- Important: All passwords were reset on 06/15/11. Old passwords will no longer work. Click here to retrieve your password.
- Subscribe to Our Free Dewsletter
We are non-commercial, all volunteer and supported by our readers. Please help sustain the Dew by making a donation.
Number of posts: 3
Email address: email
Posts by Jodi Jacobson:
What does it say about the state of our society when so many state legislators seem to make the passage of laws de-humanizing women their main priority, but newspapers are afraid of running comic strips satirizing these laws?
Garry Trudeau, the brilliant political cartoonist, has produced a series on forced trans-vaginal sonogram laws in Texas, intended to run in all papers that syndicate his comic strip. The strip depicts a “shaming room” and counseling by ridiculous anti-choice legislators in an effort to drive home how harmful these laws are.
Except not all papers who regularly run Trudeau will run this week’s strip.
War on Peaceful Protest
You might think that the right wing in this country was getting the message that women will no longer stand for legal, verbal, and physical abuse and harassment, especially by elected officials. You would especially think that would be the case in Virginia where former Vice Presidential aspirant Governor Bob McDonnell, who is contemplating signing into law a forced ultrasound bill after doing women a “favor” and taking out the forced trans-vaginal ultrasounds initially required, has been widely pilloried. You would also think the right-wing would be cautious after a week in which the seemingly untouchable Rush Limbaugh has, as of this writing, lost seven corporate sponsors over his debasing remarks about Sandra Fluke.
But you would be wrong.
Today, after a week of media coverage of a bill mandating that women seeking abortion undergo medically unnecessary state-sanctioned trans-vaginal ultrasounds, Virginia Governor Bob McDonnell is now backing down. A little.
Over the past year, Virginia has been a “leader” in passing laws to harass and intimidate abortion providers and patients. Recently, for example, and despite widespread condemnation by the public health and medical communities, McDonnell signed into law regulations for clinics providing abortion care intended to do nothing other than shut them down. In this instance, medical evidence meant… well… nothing to him.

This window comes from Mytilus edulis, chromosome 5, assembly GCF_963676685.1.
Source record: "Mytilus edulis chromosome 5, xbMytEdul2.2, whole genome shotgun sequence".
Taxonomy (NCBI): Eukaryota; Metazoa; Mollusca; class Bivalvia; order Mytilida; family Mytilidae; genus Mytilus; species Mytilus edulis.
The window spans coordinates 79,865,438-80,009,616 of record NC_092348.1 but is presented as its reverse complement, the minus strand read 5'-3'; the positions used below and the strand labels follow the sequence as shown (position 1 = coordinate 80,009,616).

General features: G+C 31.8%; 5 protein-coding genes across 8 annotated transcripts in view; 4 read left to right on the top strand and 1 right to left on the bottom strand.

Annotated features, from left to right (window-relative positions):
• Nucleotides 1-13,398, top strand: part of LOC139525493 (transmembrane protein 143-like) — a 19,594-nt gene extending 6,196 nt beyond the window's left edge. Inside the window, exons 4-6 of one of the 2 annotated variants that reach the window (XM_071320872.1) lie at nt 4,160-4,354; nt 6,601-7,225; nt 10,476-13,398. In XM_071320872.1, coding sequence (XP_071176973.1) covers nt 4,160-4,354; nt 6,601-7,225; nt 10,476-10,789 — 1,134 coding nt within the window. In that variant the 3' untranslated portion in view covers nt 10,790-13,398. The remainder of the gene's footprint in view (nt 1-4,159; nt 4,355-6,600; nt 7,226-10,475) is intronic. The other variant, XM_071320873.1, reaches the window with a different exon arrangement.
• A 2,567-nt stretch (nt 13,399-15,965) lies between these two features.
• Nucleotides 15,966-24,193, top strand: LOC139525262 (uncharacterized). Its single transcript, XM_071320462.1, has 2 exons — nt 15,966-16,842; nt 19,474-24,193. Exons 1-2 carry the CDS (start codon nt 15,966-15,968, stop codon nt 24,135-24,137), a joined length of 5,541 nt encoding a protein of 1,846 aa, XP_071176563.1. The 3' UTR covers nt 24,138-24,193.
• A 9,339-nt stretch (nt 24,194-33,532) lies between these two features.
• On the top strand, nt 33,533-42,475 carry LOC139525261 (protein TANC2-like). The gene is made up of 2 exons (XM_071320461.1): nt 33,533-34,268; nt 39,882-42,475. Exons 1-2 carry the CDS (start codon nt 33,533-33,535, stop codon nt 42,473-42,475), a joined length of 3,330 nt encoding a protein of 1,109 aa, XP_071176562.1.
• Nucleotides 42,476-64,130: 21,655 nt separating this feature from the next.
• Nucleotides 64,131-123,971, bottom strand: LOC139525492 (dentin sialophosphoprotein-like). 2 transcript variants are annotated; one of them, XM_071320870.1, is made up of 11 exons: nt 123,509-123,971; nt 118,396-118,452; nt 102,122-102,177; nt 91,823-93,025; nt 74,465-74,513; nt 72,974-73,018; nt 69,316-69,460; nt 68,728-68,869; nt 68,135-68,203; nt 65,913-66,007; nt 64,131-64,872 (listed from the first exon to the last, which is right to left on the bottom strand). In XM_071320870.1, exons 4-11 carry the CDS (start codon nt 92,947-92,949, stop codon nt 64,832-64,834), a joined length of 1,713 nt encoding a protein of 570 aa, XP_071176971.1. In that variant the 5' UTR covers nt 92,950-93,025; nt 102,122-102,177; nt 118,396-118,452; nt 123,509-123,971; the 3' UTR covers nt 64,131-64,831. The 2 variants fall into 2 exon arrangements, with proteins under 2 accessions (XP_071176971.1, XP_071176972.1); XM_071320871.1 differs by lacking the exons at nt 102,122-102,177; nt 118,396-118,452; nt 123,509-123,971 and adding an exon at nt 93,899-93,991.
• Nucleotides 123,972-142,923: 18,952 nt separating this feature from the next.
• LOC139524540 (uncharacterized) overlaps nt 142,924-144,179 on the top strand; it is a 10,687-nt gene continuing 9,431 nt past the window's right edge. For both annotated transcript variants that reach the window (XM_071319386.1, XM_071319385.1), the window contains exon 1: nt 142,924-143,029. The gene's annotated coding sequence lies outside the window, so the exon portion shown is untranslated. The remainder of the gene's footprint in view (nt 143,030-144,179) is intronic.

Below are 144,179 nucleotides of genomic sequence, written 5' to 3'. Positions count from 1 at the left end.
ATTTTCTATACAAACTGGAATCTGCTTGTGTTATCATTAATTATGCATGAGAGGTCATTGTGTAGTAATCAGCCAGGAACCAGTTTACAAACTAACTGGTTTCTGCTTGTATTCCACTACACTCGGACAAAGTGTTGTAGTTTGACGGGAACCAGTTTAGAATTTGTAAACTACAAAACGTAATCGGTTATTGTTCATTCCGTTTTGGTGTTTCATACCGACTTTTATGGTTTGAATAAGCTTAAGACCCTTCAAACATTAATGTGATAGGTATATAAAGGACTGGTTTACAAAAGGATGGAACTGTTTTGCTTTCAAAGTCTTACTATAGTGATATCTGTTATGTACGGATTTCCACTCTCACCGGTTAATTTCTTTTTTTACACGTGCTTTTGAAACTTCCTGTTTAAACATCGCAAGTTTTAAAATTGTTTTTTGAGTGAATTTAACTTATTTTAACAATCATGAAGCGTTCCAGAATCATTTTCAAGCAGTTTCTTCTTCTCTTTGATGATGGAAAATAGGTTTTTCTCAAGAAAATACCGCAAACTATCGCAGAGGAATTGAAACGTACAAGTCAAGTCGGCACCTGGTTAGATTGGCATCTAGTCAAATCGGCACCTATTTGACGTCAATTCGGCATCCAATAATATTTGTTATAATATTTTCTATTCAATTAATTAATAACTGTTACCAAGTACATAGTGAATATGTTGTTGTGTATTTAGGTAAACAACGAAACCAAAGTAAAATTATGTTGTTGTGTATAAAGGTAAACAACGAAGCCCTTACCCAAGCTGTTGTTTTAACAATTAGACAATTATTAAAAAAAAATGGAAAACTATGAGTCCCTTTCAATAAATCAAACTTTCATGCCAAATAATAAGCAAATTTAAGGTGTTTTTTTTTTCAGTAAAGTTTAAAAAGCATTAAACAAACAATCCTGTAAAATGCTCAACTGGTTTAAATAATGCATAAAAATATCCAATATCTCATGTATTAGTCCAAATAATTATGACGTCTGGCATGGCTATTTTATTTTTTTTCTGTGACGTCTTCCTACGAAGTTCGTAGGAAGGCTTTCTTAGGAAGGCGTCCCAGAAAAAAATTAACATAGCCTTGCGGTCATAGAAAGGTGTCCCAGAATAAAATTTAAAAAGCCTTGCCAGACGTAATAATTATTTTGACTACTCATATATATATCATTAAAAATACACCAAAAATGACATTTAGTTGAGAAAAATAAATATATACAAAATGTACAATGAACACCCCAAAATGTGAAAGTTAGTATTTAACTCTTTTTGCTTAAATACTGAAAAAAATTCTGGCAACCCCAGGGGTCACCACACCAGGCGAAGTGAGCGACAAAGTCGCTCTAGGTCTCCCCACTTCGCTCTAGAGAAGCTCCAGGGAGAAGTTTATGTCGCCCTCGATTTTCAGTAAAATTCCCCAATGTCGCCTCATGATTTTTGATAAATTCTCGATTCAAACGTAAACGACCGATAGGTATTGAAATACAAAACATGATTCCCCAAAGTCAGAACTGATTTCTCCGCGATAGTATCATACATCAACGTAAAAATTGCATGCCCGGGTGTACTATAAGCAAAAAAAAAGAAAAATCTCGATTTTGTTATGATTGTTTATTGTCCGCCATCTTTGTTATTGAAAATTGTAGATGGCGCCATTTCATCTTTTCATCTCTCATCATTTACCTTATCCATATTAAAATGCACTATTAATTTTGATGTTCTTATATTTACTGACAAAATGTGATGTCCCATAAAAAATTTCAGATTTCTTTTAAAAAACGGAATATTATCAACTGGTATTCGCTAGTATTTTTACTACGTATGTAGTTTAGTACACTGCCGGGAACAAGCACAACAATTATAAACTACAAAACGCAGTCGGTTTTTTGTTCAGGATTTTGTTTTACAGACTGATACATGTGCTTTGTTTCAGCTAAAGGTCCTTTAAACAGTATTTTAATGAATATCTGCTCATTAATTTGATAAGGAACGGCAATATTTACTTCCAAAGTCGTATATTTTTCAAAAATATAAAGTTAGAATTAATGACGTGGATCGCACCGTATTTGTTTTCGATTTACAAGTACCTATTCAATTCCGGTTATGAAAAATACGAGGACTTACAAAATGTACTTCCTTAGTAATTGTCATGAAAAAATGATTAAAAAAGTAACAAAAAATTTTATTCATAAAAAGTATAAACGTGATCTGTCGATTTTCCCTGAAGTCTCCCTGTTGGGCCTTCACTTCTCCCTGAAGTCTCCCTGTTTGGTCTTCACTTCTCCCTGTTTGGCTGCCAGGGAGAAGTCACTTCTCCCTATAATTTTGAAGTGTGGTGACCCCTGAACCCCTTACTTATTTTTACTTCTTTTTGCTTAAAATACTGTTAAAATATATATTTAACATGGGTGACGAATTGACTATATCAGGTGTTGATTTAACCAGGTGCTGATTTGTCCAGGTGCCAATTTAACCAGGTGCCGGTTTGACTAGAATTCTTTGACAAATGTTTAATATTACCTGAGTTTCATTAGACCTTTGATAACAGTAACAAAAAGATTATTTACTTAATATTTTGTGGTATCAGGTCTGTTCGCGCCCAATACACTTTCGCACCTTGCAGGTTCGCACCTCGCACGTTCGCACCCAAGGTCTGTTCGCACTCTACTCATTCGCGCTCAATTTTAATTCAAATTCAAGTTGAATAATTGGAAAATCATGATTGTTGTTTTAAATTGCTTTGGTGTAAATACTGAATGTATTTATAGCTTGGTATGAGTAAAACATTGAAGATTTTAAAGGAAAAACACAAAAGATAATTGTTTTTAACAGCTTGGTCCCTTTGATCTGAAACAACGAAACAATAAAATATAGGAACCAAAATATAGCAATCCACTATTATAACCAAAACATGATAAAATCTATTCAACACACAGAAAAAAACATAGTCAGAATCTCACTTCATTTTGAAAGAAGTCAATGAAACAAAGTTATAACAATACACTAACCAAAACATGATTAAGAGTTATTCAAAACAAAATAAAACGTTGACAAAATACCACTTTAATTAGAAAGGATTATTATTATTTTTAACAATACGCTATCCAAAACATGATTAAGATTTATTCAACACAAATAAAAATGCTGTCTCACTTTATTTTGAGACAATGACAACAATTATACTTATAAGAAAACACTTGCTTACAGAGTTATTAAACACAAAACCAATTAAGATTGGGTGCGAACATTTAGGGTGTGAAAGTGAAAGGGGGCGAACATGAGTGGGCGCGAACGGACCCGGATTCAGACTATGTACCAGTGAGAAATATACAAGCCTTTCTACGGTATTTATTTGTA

Now, however, angling for a role as Vice President in the 2012 election, watching the backlash against the far right’s efforts to politicize women’s health, and after a week of intense media scrutiny of a plan to mandate trans-vaginal ultrasounds (including by RH Reality Check) medical evidence has suddenly become very, very important to the governor.
Worthy of Comment
Also on the Dew
More than a century ago the “forgotten man” of Mississippi and across the South — the farmer, the common worker — decided he’d had enough of “Wall Street speculators who gambled on his crop futures; the railroad owners who evaded his taxes, bought legislatures, and over-charged him with discriminate rates; the manufacturers, who taxed him with a high tariff; the trusts that fleeced him with high prices; the middleman, who stole his profit.” The forgotten man was so angry, historian C. Vann Woodward goes on to say, that he created a movement. It came as close to toppling our two-party system as any effort Read on →
This past weekend, my wife Jody and I attended a performance of Cyrano de Bergerac performed at the Blackfriar’s Theater in Staunton, Va. Just to hear the language was well worth the one-hundred forty mile round trip. Although I don’t have the skill to read it in the original French, Anthony Burgess’ translation which combines blank verse, prose, and rhyming couplets held our attention for the nearly three-hour performance. He created a contemporary sound for a play written in 1897 by Edmond Rostand based on an historical seventeenth-century troubadour, dramatist, poet, soldier, and sword-swinging duelist known for his razor-sharp wit and w Read on →
I recently had the pleasure of roaming about the grounds of the Carter Center in Atlanta. It was an early Sunday morning before any of the buildings were open and I had the place pretty much to myself except for one lady who volunteers there and was fidgeting around in one of the small side gardens. I didn’t tromp over the entire thirty-five acres, but I covered enough to be impressed with the design and the number of large Oaks that provided much needed shade from the bright sunshine and heat. The visit took me back in time to when I w Read on →
How did it come to this? How did our political life in America get to be so drenched in hostility? While reading an article about how “anti-environmentalists” are spending thousands of dollars to alter their vehicles to increase the smoke they produce, I came across this statement from one of that group, who call themselves “coal rollers”: “If [Obama’s] into the environment, if he’s into this or that, we’re not.” And it’s not just the president they’re hostile to, it’s also those Prius-driving “librels” who, according to the article, might be specially targeted with a blast of smoke and soot. How did “if they’re for it, I’m agi Read on →